Frank De Boer Calls Equal Pay 'Ridiculous'
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Frank de Boer, manager of Atlanta United, has become the talk of the town after calling equal pay “ridiculous.”
In an interview with the Guardian he said:
“I think for me, it’s ridiculous. It’s the same like tennis. If there are watching, for the World Cup final, 500 million people or something like that, and 100 million for a women’s final, that’s a difference. So it’s not the same. And of course they have to be paid what they deserve to (earn) and not less, just what they really deserve. If it’s just as popular as the men, they will get it, because the income and the advertising will go into that. But it’s not like that, so why do they have to earn the same? I think it’s ridiculous. I don’t understand that.”
I'd be careful Frank, your bias is showing.
De Boer’s comments show not just a lack of nuance regarding the issue, but an overall lack of understanding. And unfortunately this is a popular opinion, albeit it’s one mostly shared among men. Too often people jump to conclusions without even trying to understand what the USWNT is fighting for and why they’re fighting for it (although I’d like to think this one is fairly obvious).
For example, de Boer made the assumption — because he clearly knows very little about what is really going on and hasn’t formed an opinion based on actual fact — that the only thing the women’s soccer team is fighting for is equal pay. He seems to have missed the fact that they are also fighting for equal treatment.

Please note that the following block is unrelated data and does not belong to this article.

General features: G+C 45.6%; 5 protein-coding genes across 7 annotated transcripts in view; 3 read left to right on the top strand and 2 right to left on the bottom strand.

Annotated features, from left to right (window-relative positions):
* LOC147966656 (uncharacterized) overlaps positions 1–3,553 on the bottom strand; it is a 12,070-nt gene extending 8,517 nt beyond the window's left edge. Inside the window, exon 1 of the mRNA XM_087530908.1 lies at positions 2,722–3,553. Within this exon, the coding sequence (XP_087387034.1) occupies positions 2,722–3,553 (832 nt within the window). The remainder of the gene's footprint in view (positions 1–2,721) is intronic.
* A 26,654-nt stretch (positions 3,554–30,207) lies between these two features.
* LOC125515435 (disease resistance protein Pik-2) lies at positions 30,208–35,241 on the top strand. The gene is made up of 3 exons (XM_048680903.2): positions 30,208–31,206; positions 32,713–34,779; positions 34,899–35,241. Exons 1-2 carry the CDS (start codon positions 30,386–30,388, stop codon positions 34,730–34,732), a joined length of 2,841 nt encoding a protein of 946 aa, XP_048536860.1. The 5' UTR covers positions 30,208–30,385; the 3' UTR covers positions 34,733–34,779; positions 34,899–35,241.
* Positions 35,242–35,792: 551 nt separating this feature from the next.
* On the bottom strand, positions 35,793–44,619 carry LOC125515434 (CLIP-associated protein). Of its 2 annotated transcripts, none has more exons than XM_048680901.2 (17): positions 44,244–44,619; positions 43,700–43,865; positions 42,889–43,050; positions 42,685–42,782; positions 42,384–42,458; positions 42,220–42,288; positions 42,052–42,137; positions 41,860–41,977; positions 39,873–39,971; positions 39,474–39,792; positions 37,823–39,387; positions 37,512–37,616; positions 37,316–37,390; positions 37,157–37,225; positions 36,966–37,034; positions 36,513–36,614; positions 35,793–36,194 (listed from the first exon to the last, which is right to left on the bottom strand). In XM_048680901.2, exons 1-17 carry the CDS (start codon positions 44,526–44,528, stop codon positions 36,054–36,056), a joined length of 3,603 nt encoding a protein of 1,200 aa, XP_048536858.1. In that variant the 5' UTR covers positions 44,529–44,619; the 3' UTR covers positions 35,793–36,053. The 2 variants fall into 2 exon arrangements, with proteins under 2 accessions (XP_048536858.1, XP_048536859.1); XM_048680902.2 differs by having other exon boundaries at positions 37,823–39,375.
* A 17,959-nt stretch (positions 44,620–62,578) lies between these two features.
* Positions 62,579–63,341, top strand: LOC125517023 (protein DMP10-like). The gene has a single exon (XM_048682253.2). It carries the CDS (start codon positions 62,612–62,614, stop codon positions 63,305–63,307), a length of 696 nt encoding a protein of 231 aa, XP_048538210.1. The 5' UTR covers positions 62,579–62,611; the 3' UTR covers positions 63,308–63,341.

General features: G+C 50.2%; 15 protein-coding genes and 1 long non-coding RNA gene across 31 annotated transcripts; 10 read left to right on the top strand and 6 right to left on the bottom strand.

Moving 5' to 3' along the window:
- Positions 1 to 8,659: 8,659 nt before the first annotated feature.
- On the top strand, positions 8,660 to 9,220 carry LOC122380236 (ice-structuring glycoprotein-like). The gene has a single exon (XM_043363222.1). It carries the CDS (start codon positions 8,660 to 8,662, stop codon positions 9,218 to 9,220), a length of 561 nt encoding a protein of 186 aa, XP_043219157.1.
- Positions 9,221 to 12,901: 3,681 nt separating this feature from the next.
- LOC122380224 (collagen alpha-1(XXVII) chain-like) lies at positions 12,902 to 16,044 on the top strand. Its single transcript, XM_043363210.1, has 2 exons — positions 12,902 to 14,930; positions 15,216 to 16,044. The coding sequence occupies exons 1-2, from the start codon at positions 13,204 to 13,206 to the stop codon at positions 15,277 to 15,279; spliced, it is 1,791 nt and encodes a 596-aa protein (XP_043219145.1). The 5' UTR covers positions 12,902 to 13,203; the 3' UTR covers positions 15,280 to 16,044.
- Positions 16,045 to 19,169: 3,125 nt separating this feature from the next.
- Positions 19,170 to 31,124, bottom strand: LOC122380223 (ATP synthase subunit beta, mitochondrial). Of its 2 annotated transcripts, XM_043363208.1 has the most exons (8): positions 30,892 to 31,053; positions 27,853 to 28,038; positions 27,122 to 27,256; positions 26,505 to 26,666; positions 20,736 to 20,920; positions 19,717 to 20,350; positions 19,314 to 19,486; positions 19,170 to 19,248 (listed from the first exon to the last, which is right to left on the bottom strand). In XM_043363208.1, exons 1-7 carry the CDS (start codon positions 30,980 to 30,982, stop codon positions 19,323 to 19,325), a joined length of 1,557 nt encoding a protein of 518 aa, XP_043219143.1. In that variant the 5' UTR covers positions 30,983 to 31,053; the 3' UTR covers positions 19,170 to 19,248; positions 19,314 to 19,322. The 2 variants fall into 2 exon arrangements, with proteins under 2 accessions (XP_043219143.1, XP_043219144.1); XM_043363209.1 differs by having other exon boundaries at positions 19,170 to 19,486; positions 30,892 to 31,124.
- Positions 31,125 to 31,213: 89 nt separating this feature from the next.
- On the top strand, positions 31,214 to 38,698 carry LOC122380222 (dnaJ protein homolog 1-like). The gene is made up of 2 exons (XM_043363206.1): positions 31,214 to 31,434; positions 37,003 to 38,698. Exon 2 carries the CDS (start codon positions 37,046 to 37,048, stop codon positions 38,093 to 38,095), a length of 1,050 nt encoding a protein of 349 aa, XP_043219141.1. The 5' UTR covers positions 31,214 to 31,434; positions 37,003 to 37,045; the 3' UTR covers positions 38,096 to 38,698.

“But they are treated equally” you whine. How about the fact that just before the Women’s World Cup the French national team was kicked out of the national team training facility so the men’s team could use it to train for a friendly? No, no — don’t mind them preparing for the WORLD CUP, why don’t you just get yourselves ready for that friendly, it’s clearly more important.
This, sadly, is a story all too common among women’s soccer teams.
Let me first acknowledge the argument that payment is given based on the overall revenue generated during a game/tournament. For club games I understand that to a certain extent. The gap in generated revenue can be largely attributed to a lack of commitment to promote the men’s and women’s game equally. It’s not like the marketing for men’s soccer in the U.S. is anything special, so think about how horrible it is for the women’s side. What do you think the revenue would look like if people were actually exposed to the NWSL every once in a while? I think the conversation would shift.
Regardless, that argument should be a moot point if you look at FIFA paying international teams. FIFA is a non-profit organization — its goal isn’t to earn revenue. So why would a non-profit organization make payments based on profit? It wouldn’t, ... at least it shouldn’t. Not to mention the $2.7 billion they have in reserve; I’m no math wiz but that certainly seems like enough to pay the women’s and men’s side equal bonuses for both tournaments.
Darren Eales, a representative for Atlanta United, responded to the manager’s comments on 92.9 The Game saying: “Let me be clear from the start that this was Frank’s individual opinion on that topic. It certainly doesn’t reflect the position of the club. To be crystal clear, our club is now and always will be in supporting equality of strong values and lifting each other up.”.
Yikes. You know it’s bad when your own club not only fails to support you but outright objects to your statements.
I can only hope that the backlash from his comments will provide Frank de Boer with a reason to educate himself, to get to know the other side’s argument. And if he still disagrees? Fine. Not everyone is going to have the same opinion, but at the very least everyone, on all sides, should make an effort to understand what they are talking about before making lofty claims.